Reached level 60 almost four years ago and was on your same situation, then started resetting by 10 levels and it wasn’t getting any better (at lest for me, it works for some folks), so I went back all the way from 30 to 10 and now I’m taking it super slow, learning from my mistakes and actually enjoying it instead of rushing to the goal. Before I also did all the 100 vocab lessons in one go, now I do 20 a day. It really does get better, learn from your mistakes, don’t give it up.
Hey, I get how you feel about it… Being so passionate about something that you end up burning yourself out over it just to later miss out on so much just because you feel jaded! I had this with art for more than a year or two actually… And now I’m finally also getting into the groove!
It’s a pretty tricky place to be though… Because if you force and wear yourself out too much you’ll be back into burnout and have to experience the painful shit again, but at the same time you kind of know that if you don’t have that push, you (or at least I know) that I’m going to do jack!
Anyways, glad you’re doing better and back in the game!
Sorry to hear about your burnout. I’ve experienced burnout hard in so many areas of life in the past, and I wouldn’t wish it upon anyone. …
… In fact, since I’ve burnt out on so many things in the past, I’ve even adapted the metaphor to something more like: It’s not even a marathon, it’s more like a pleasant stroll in the park!
In other words, if it’s not enjoyable, then maybe I need to slow down even more, reduce the stress factor, and tap into the natural motivation of something just being fun to do!
With that in mind, I found a thread on these forums for like-minded folks called Let’s Durtle the Scenic Route , and I frequently recommend it (i.e. the ‘philosophy’/idea behind it) for people who are dealing with burnout or just plain old fatigue. Worth checking out, IMHO.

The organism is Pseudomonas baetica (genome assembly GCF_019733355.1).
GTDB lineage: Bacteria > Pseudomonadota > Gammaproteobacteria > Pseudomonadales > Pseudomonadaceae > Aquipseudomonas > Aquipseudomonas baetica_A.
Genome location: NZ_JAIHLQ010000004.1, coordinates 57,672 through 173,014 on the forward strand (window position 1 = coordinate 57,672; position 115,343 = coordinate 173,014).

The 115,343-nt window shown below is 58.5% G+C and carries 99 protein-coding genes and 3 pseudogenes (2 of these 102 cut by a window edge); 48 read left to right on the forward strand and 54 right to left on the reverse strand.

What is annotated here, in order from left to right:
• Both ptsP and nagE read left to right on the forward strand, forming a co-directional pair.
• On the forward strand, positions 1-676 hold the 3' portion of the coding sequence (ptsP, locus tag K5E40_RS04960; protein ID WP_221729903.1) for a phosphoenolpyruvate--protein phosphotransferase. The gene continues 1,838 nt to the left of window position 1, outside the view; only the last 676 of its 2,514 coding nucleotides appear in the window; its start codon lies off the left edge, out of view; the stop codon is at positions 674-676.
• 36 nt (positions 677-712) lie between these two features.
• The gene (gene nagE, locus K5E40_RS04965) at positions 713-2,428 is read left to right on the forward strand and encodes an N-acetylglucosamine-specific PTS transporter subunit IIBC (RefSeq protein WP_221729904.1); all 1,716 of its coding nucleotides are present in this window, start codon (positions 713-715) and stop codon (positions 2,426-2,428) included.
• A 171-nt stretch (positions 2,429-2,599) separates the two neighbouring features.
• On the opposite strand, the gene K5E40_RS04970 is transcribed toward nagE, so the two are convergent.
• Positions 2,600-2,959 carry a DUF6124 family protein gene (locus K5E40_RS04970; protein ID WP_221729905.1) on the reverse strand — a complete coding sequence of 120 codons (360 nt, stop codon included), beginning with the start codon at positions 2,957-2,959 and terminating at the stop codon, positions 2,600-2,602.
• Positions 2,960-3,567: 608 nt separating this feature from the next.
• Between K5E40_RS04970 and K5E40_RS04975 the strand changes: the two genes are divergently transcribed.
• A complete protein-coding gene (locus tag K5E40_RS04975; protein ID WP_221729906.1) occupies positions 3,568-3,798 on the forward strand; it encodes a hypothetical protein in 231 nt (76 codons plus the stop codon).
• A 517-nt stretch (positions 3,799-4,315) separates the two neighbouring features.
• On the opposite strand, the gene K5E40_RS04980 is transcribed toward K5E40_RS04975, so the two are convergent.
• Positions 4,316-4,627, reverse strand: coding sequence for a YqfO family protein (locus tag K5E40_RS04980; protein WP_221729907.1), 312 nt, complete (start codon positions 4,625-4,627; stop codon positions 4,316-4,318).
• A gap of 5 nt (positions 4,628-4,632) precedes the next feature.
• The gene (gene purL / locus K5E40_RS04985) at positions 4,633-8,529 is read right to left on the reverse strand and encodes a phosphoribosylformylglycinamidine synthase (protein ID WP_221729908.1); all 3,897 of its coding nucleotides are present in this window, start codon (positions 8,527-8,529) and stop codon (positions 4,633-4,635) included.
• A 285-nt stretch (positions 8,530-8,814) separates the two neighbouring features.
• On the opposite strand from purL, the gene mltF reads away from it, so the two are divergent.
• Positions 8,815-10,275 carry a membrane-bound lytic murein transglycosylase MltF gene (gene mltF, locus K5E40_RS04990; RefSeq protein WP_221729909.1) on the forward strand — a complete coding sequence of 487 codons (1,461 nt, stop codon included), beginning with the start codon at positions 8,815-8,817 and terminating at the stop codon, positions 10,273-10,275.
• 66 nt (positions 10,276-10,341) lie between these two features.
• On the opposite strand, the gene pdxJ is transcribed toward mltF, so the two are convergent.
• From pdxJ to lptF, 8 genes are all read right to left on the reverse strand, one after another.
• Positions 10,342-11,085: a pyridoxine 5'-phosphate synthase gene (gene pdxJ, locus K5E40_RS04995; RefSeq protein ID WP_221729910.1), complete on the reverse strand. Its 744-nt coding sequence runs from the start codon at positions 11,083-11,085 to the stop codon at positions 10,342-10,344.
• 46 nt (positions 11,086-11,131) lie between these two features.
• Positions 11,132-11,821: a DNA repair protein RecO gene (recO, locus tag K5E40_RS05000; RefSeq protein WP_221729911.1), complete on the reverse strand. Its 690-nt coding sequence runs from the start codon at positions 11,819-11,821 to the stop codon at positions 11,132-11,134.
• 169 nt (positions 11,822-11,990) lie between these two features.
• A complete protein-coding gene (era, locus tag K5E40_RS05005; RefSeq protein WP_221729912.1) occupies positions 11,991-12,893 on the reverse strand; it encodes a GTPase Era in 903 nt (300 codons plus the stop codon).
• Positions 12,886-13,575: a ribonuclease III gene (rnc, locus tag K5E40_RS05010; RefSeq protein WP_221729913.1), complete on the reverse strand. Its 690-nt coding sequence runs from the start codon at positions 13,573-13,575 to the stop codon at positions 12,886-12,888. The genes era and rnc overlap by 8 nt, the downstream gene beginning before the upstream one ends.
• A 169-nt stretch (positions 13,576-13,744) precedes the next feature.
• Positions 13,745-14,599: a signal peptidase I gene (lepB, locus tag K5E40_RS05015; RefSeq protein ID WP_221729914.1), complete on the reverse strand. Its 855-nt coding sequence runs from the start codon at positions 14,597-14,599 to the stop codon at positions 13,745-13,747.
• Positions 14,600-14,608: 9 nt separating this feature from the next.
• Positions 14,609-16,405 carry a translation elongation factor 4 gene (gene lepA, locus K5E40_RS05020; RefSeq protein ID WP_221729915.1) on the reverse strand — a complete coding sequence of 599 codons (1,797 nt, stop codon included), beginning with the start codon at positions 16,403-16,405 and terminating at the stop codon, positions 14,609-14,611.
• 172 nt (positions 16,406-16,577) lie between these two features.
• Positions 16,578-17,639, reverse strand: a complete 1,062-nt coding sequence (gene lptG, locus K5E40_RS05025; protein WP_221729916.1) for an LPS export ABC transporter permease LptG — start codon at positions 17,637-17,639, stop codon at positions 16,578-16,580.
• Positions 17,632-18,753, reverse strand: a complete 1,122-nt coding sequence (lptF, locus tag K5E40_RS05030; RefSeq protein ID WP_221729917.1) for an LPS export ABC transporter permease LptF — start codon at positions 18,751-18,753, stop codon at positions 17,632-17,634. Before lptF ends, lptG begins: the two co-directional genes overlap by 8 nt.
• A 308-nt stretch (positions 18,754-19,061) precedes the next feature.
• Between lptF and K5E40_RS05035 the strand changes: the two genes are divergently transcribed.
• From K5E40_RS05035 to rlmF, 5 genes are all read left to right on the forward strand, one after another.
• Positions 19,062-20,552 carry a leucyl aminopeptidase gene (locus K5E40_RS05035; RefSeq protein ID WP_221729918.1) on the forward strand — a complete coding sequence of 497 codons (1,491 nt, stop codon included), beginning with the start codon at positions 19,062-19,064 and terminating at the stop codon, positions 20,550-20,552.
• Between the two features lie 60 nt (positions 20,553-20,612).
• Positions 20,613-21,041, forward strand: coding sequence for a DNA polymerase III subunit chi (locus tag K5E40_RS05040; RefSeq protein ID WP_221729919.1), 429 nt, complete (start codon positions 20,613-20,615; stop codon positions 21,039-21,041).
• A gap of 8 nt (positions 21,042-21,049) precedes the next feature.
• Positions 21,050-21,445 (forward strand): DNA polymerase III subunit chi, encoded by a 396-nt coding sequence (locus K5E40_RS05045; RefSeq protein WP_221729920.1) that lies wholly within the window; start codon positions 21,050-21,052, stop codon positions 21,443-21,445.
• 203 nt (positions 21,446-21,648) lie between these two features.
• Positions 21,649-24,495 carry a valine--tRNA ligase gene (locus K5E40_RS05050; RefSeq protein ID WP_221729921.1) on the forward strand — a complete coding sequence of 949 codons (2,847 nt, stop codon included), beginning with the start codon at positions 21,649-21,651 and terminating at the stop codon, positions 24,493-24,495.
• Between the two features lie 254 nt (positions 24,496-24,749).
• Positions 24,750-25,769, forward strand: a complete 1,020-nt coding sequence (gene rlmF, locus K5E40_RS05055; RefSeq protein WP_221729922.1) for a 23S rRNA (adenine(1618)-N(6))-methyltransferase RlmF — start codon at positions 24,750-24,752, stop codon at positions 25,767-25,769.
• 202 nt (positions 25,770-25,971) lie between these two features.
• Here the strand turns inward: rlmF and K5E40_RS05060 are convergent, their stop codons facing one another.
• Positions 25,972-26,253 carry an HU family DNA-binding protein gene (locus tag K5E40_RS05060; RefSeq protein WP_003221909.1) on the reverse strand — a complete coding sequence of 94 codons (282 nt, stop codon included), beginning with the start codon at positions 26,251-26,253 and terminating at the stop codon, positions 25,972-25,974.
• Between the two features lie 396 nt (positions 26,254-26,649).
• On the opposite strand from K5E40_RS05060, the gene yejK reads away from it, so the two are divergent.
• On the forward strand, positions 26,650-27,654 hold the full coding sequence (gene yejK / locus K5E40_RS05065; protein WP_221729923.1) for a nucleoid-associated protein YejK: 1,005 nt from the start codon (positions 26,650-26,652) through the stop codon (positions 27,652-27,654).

I had a similar burnout/reset story when I reached level 28 some time ago, and I detailed how I came to my decision to reset here: After a long absence, I reset (to level 7), and I’m glad I did. Overall, I think resetting is often a very helpful thing to do, especially if reviews become daunting, overwhelming, or even painful.
I think I was sort of in the opposite situation, but still similar.
I started doing Japanese studies at university, which included a rather intense language program. After four years, combined with the pressure of other classes and deadlines, I finally had a burn out. I decided to take a gap year during the pandemic, but the result was that I sort of developed anxiety for anything that was even remotely related to Japanese. The longer I didn’t do anything with the language, the more I lost confidence in the skills I’d acquired over the past years.
I’ve only recently gotten back the courage to study Japanese again and Wanikani was perfect for a gentle reintroduction to the language. I was at level 8 when I left Wanikani behind before starting university, so this allowed me to get back into Japanese at a beginner level, without getting overwhelmed. I have JLPT N2 and I would say I was at a decent intermediate level at the time I started my gap year, so the levels I’m doing now are easier than what I’m used to. But that’s exactly what made it possible for me to ease back into it.
My take away from all this is basically that Wanikani works best as a supporting tool, preferably to a more intense method where you actively use and write the kanji and vocabulary you’ve learned, the way I did at university and during my exchange in Japan. It’s a nice thing to have on the side when your “real studies” are a bit too much and you need an easy win. But yeah that only works if you take it easy, because if the reviews keep piling up, that takes away the relaxing aspect.
If you feel like you’re burning out, take it slow and set more achievable, easy goals. Having those little wins will motivate you to keep going and once you recover you energy and mental strength, you can pick up the pace again.
Good luck to anyone who’s struggling with their studies and motivation! It’s not a nice place to be in, I know, so remember to be kind to yourself above all